You need to be this tall to go from monolith to microservices—Part2
Or what we would have liked to know before we started
This is the second part of our series of articles about our migration from monolith to microservices. Read the first article before.
Second axis: Continuous Delivery
Now, you want to deliver many applications continually and quickly. It is therefore necessary to have a robust Continuous Integration system. Of course we imagine that you already have an instance of a CI tool, randomly Jenkins. This single body, which is quite reasonable for some applications, will quickly become a burden for microservices. First of all, the frequency of builds is greatly multiplied by the number of applications, which can slow down your CI and therefore the teams’ delivery capacity. Maybe you will add the use of Pull Requests, each with its own branch and therefore its own build. The memory and CPU load on your CI will increase drastically. And, as if that wasn’t enough, already annoying problems like open port conflicts during integration tests will become even more unpleasant. If you want the build queue to remain reasonable and avoid too many false positives, you will need to scale your CI. In our case, we were able to take advantage of a passage on Docker with Jenkins launching each build in a container, all with pipelines coded in groovy and versioned on Git.
You could also use the all-new Jenkins X to take advantage of Kubernetes, competitors like Concourse or GoCD or SaaS solutions like CloudBees. The important thing is to be able to quickly scale your CI according to your needs.
To deliver functionalities, we are often used to create branches. These branches regularly cause painful moments during the merge on the main branch. This pain is proportional to the number of branches and their lifespan. To this, you add the number of applications and the number of developers, and you have a significant impact on your ability to deliver. To avoid this, the so-called “Trunk Based Development” or TBD technique is used. This practice is considered mandatory by the authors of the book Continuous Delivery to have a real continuous integration. On our side, we are less extreme. We make branches with a short lifespan to allow code reviews (technique known as “GitHub flow”) which offers a close solution with its advantages. In both cases, this requires a lot of rigor because you have to be ready to deliver your code at any time if possible without pulling a fixed bug branch (let alone having a “prod” branch and a “dev” branch).
How can we be able to deliver this unique branch at any time? By using toggles features (or “Feature Flags”) that allow you to deliver unfinished features or test them before opening to all users. This ability to enable or disable features directly in production is also an excellent way to deliver very regularly without long QA campaigns because it is still possible to disable code if it causes errors.
Delivering should be a nonevent!
Toggles features are also one of the elements that make it possible to transform deliveries into “non-events”: a non-event can be done without worries at 5pm on Friday for example. To do this, it will be necessary to set up infrastructure as code to manage the creation of environments, the installation and start-up of the application and the updates of your database schema. The objective is that your deliveries to your different environments are fully automated and executable with a simple click. If you are still shutting down your application server, putting your package on it and then restarting it manually, don’t even think about doing microservices. Start by setting up an automation tool such as Ansible, Puppet or Chef to describe and version your environments. In our case, we use Docker and its images to create services that are very easily deployable. And to manage our environments, we use “docker compose” description files versioned on Git in association with Vault for the management of secrets (passwords, certificates…) Jenkins allows us to start building the service and the associated Docker image but also its deployment in one click. You can even have automatic deployment on certain conditions or at certain schedules.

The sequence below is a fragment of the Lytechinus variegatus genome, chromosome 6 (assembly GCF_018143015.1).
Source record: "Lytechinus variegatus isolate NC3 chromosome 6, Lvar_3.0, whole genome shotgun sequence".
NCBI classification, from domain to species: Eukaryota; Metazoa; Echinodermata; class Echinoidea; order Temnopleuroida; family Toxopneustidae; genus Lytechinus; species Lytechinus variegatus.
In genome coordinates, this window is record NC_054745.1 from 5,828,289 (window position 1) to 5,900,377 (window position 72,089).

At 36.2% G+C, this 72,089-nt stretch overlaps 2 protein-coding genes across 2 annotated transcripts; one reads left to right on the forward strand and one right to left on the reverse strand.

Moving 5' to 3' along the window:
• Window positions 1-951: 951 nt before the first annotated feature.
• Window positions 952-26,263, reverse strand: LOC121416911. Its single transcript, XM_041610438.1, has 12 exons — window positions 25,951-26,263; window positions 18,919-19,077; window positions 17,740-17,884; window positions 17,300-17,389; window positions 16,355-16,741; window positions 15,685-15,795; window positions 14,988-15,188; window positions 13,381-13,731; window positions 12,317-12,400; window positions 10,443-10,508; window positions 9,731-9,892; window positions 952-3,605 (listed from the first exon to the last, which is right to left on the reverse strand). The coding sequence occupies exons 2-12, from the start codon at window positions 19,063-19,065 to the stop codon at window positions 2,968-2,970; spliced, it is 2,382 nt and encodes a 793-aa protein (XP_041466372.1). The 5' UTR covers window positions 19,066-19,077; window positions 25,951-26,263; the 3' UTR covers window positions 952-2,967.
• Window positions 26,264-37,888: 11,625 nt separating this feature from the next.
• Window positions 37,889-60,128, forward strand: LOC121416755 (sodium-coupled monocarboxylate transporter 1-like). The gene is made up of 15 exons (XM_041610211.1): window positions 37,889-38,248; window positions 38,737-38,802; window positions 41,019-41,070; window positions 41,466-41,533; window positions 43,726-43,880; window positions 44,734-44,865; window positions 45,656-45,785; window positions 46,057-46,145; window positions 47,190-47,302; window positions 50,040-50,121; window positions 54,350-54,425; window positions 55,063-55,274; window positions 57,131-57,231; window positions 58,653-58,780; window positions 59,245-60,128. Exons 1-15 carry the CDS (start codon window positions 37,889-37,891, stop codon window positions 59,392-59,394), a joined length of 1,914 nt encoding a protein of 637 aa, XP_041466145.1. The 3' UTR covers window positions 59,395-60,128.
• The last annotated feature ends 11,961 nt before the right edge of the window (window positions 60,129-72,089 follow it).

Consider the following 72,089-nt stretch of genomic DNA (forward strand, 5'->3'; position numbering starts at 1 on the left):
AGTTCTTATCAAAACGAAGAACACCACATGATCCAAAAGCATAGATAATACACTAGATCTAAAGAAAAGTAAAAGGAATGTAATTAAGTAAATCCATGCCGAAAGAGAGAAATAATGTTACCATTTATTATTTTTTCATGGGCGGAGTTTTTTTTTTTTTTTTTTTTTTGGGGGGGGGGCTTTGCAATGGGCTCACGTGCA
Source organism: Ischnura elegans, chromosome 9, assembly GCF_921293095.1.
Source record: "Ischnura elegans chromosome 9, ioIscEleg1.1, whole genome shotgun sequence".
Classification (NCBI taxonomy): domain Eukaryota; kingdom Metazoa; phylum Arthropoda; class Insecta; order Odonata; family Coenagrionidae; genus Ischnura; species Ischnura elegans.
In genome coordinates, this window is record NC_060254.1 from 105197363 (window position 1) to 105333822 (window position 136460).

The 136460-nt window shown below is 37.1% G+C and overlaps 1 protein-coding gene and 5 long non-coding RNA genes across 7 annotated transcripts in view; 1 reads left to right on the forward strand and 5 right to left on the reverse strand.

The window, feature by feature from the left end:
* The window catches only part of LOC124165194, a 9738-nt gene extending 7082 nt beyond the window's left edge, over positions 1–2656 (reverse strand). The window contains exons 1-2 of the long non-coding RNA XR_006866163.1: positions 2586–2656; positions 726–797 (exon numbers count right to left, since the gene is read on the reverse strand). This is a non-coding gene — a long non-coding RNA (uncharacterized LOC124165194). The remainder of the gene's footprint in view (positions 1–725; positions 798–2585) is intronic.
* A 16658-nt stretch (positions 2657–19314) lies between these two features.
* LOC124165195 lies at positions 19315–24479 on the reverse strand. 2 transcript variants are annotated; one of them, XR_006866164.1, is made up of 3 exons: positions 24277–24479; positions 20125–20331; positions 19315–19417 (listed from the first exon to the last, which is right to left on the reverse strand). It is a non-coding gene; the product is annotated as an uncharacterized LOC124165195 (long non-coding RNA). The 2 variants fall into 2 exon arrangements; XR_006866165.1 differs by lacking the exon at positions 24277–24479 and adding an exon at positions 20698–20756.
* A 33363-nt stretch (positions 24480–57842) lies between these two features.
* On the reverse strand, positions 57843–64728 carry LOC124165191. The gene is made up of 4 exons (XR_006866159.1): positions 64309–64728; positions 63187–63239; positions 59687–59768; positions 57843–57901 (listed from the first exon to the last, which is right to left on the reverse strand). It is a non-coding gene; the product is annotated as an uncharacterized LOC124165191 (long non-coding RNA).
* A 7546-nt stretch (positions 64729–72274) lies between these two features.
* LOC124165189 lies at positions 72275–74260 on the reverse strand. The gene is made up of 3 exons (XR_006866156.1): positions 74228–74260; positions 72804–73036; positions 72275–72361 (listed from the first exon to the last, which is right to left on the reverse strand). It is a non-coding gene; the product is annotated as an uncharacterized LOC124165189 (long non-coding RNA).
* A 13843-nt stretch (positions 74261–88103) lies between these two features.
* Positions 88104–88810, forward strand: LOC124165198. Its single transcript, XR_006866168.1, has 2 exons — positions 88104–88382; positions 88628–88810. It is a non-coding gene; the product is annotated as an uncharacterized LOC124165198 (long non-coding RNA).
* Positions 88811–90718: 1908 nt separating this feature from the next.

Without knowing it, we talked about an essential organizational element of a microservice architecture: a DevOps culture. If you want to achieve this automation, you will have to work in collaboration with production. And if you think that doing JIRAs will be enough to set up the tooling or deployment, well, you’re wrong.
Strong DevOps practices are the keys to an ability to deliver quickly and consistently without any worries. The most advanced are even able to deliver directly in production without any manual tests or integration environment (yes it is possible!)
Third axis: Collaboration
The organizational difficulties
Developing a microservices platform requires not only technical rigour but also an appropriate organisation. It is natural to divide the development of a microservice platform between several teams, given the fragmentation of responsibilities and the separation of the code. This is one of the great advantages of this type of architecture: to be able to grow very quickly. However, unlike the technical aspects, the organization remains one of the biggest dangers.
You are probably familiar with the expression: “nine women can’t make a baby in one month”. An expression that comes from Fred Brooks’ The Mythical Man Month, published in 1975. The author explains the drifts caused by a misinterpretation of the unit of development cost: the man-month. Thus, doubling the number of developers will not reduce development time by half.
And for good reason, the training of newcomers, the various meetings, the sharing of information through slower lines of communication are factors of slowdown. And so adding people to an already late project will increase its delay!